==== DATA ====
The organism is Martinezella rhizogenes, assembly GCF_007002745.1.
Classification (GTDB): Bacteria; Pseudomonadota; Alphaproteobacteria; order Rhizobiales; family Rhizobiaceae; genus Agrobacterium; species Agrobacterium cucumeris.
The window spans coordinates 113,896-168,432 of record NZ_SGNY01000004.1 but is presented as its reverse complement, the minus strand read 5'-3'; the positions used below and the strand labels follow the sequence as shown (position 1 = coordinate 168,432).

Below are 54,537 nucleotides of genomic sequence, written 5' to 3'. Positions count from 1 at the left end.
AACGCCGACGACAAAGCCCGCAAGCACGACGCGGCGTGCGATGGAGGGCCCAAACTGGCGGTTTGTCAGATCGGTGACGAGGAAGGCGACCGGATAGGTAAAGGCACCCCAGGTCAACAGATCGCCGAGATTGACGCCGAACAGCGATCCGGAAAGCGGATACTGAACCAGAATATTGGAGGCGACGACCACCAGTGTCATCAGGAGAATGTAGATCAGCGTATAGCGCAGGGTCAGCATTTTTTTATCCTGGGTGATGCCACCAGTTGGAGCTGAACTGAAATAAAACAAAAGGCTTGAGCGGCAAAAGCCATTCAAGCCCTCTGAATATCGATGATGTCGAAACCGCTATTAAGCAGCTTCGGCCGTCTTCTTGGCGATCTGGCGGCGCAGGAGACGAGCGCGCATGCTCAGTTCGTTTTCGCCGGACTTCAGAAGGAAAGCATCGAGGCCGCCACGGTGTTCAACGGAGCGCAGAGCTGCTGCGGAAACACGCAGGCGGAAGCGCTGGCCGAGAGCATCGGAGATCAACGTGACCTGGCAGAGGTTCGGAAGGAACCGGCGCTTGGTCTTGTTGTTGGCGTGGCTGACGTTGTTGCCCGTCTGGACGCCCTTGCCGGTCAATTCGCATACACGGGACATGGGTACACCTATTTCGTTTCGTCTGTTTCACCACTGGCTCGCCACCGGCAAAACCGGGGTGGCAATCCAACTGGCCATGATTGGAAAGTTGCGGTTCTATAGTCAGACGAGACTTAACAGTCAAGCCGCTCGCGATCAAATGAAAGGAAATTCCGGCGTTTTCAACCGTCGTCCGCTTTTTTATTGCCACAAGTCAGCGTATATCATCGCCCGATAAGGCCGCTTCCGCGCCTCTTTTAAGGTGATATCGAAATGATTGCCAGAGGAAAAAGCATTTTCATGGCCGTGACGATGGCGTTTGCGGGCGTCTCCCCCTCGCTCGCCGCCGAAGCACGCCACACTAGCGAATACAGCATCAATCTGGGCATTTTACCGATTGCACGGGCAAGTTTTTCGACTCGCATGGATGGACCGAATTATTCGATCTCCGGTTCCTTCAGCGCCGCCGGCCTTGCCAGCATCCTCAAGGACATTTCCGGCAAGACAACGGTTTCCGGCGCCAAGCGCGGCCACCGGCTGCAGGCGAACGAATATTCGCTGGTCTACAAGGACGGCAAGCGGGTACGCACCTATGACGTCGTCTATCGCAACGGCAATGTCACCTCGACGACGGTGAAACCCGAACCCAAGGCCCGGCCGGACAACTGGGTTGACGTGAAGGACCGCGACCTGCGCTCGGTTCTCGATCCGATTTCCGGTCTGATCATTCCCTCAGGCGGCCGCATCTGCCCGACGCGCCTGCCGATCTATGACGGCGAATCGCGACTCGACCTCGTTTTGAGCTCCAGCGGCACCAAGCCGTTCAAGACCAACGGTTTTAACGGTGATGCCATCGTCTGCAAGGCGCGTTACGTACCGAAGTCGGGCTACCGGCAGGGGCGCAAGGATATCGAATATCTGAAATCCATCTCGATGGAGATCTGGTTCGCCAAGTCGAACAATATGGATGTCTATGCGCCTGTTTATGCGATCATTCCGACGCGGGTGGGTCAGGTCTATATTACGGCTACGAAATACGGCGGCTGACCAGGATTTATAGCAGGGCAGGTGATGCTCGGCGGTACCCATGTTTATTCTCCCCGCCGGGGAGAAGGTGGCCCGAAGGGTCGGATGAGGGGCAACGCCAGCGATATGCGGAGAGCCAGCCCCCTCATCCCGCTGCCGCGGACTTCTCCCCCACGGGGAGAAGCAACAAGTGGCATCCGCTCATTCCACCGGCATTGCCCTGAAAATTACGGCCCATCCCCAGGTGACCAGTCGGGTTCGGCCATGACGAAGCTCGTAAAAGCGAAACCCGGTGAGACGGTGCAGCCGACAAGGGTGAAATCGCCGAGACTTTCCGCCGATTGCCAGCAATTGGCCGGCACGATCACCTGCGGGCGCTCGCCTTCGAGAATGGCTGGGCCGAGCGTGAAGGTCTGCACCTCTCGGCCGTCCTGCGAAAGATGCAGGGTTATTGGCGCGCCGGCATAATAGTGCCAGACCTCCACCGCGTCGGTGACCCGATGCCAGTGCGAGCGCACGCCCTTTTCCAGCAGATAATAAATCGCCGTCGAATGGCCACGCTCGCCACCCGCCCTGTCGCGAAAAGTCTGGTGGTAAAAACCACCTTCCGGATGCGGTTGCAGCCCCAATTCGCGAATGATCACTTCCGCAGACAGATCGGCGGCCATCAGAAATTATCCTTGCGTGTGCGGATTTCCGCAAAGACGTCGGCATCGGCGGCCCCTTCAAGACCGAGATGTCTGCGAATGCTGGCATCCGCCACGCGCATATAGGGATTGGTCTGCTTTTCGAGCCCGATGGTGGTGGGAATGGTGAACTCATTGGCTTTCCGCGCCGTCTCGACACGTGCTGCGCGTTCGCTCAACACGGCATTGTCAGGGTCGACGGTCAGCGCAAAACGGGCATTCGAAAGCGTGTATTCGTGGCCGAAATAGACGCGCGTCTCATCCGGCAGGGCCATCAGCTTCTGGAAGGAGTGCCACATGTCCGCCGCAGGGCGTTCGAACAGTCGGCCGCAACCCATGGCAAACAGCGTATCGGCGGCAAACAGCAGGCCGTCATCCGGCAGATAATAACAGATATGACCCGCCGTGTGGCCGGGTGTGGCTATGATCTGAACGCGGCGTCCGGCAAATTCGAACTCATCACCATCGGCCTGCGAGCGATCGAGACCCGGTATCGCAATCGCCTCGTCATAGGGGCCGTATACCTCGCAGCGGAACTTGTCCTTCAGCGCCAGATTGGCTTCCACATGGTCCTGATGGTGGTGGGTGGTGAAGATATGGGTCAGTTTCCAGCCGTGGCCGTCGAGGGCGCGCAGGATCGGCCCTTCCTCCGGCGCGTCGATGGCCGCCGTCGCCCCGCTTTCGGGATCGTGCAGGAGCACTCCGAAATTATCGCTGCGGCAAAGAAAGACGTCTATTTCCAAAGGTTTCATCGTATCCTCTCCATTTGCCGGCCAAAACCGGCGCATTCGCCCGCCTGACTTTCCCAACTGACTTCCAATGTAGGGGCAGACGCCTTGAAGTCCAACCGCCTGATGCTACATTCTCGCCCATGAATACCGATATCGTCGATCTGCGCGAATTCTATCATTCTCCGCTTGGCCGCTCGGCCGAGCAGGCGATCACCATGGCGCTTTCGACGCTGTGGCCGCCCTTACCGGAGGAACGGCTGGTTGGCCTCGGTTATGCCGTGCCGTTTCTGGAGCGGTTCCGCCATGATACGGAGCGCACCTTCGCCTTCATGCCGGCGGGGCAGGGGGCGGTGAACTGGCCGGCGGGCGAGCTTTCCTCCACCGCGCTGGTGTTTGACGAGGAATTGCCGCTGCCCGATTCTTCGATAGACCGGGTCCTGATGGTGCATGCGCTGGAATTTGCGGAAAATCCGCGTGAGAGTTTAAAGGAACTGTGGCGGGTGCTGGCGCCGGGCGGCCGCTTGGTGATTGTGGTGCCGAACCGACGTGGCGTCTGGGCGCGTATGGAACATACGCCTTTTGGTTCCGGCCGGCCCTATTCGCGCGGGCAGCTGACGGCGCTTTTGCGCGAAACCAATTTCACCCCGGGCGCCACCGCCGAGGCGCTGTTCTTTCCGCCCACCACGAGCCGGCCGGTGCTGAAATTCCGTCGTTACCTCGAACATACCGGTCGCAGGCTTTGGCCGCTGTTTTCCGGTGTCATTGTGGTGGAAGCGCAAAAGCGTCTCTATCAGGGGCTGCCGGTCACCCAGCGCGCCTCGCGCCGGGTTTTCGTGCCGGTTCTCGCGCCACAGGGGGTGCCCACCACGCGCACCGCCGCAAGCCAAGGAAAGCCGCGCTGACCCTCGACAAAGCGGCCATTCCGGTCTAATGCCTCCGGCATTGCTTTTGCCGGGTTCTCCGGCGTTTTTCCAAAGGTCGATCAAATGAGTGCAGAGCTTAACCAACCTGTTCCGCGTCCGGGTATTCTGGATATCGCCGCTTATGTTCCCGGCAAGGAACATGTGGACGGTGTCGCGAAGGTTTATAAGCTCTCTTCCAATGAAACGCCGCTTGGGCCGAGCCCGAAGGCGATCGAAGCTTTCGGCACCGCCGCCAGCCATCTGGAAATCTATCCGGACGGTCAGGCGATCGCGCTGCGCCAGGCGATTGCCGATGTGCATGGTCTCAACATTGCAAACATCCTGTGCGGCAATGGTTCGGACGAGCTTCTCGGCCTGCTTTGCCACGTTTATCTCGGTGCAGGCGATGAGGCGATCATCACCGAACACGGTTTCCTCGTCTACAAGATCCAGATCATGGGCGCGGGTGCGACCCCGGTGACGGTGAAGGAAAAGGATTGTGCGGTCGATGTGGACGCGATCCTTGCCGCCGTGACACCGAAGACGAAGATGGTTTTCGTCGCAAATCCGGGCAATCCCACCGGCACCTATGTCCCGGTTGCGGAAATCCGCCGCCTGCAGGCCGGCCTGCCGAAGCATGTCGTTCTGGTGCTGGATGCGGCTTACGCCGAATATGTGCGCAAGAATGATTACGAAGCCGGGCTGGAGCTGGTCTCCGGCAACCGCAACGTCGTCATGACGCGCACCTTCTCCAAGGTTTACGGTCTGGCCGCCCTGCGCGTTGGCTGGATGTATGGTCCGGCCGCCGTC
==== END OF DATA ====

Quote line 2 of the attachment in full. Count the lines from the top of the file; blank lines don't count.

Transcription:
Classification (GTDB): Bacteria; Pseudomonadota; Alphaproteobacteria; order Rhizobiales; family Rhizobiaceae; genus Agrobacterium; species Agrobacterium cucumeris.